Julie Farstad
Julie Farstad
Artist Statement


In my work, I seek to explore themes of childhood, specifically the psychological dramas of girlhood, femininity and feminism. My paintings focus primarily on the doll as subject, and I use children’s toys and landscape references to create images that are about identity development, rites of passage, and my own experiences of childhood and adolescence. My practice is labor intensive, not only in the course of painting, but also in that I sculpt many of my paintings’ subjects out of papier-mâché or play dough before photographing them, in order to create the source images for my paintings. This process serves to underline the theme of childhood within the work, while also presenting the idea of experience as being an event that is dynamically created through perception.

I want to invite the viewer into a dialogue with the work through the convincing use of the familiar techniques of glazing and chiaroscuro, while at the same time creating an image that appears fractured, collaged or visually impossible. To me this tension between representational, historically canonized modes of description and the spatially illogical landscape being depicted is analogous to the complex nature of perception. I am interested in painting the phenomenon of perception, which I see as being a continual conflict between the event in the present, and the simultaneous presence of our possibly conflicting hopes, desires, memories and fears, because it introduces the fascinating and complex structure of identity, and I am committed to the study of girlhood identity.

As a feminist, it is not only important to me to explore the way perception guarantees that subjectivity be constantly unstable and in flux, but to also be skeptical of embracing any one mode of representation or theoretical discipline. To this end, I strive to create images that combine a variety of influences, including psychoanalysis, religious painting, and popular culture, within a space that rejects the authority of the single viewpoint in order to undermine the authority that any one language- be it visual or theoretical- may assume over another.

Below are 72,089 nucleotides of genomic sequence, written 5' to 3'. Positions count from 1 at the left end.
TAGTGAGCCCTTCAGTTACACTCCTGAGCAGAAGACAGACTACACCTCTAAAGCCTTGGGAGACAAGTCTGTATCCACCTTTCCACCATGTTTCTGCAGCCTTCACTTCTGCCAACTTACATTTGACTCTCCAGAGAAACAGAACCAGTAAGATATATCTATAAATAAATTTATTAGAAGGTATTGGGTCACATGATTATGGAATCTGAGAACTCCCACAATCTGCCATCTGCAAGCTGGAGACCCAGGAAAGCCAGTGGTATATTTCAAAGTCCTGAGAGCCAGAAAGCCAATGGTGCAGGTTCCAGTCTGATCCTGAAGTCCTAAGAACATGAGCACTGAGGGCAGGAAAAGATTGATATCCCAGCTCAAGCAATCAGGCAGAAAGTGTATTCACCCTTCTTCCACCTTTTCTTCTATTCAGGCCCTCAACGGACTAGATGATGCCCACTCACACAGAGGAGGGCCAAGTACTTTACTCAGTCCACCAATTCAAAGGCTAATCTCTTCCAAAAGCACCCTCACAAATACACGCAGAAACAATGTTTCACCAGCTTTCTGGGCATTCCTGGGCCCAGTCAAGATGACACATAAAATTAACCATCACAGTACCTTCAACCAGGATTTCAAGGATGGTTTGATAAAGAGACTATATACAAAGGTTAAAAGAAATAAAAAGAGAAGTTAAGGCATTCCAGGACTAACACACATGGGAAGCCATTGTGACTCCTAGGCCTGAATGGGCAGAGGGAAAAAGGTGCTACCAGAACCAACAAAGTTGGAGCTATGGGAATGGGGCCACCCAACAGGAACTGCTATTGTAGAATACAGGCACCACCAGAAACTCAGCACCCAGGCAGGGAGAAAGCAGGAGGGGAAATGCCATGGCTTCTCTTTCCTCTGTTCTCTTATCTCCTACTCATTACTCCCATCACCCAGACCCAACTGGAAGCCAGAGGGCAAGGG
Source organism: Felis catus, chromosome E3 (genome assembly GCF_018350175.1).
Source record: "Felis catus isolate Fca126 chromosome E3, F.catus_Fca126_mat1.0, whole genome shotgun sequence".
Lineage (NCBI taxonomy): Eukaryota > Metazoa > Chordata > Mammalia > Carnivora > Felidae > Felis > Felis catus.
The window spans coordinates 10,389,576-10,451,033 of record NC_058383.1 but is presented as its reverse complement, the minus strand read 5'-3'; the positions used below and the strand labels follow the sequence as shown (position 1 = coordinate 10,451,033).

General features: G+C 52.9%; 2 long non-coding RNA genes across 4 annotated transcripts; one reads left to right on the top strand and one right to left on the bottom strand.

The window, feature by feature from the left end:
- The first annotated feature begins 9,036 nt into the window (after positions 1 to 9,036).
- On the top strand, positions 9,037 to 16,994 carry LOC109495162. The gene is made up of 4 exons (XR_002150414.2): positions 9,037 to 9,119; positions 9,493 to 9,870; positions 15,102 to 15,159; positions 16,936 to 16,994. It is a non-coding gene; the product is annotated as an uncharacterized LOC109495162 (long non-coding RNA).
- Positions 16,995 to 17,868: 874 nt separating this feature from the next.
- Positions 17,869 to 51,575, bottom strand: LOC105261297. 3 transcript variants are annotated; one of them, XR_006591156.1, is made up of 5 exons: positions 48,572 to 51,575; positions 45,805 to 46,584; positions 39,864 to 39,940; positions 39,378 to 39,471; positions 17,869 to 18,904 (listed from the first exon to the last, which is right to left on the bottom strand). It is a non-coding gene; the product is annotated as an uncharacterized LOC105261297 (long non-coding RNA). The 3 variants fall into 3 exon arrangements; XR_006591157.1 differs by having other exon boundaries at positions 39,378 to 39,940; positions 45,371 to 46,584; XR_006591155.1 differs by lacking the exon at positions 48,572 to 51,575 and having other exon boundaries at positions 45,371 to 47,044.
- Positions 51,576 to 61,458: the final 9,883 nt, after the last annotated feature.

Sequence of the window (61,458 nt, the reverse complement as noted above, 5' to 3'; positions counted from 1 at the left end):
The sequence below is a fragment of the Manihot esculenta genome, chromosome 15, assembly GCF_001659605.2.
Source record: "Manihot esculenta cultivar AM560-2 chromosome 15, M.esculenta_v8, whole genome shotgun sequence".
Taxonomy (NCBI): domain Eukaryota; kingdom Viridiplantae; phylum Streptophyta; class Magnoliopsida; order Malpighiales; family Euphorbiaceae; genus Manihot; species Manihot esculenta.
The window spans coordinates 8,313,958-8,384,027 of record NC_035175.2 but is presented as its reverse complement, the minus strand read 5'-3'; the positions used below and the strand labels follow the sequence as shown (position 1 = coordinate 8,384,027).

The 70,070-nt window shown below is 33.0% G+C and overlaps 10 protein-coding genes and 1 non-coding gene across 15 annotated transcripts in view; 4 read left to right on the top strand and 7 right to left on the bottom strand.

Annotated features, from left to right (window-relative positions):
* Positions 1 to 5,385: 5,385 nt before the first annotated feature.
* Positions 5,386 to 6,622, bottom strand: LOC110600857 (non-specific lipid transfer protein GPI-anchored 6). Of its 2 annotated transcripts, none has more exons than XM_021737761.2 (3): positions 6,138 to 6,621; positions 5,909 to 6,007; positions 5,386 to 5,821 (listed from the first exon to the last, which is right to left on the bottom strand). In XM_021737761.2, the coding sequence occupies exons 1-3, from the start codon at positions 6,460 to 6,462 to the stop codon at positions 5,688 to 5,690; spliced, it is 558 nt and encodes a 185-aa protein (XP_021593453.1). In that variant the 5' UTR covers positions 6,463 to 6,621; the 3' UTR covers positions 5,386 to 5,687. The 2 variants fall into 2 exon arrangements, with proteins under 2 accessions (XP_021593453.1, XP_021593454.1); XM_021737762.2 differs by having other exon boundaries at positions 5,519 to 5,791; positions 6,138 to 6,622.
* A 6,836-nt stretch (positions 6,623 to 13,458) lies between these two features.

In the end, I hope to tie my philosophical ambitions to the personal and specific nature of my paintings. While never explicitly narrative, my recent works are based on my own childhood and adolescence and how my experiences have informed the development of personal expressions of gender. I am continually interested in finding out what it means to be a girl or become a woman. I want to know where identity exists, if the subjective nature of experience means our autobiographies are infinitely rewriteable. My paintings of dolls wandering through broken landscapes strive to depict the struggle find a sense of home in a constructed identity, which history and culture continually tells me is that of the “other”.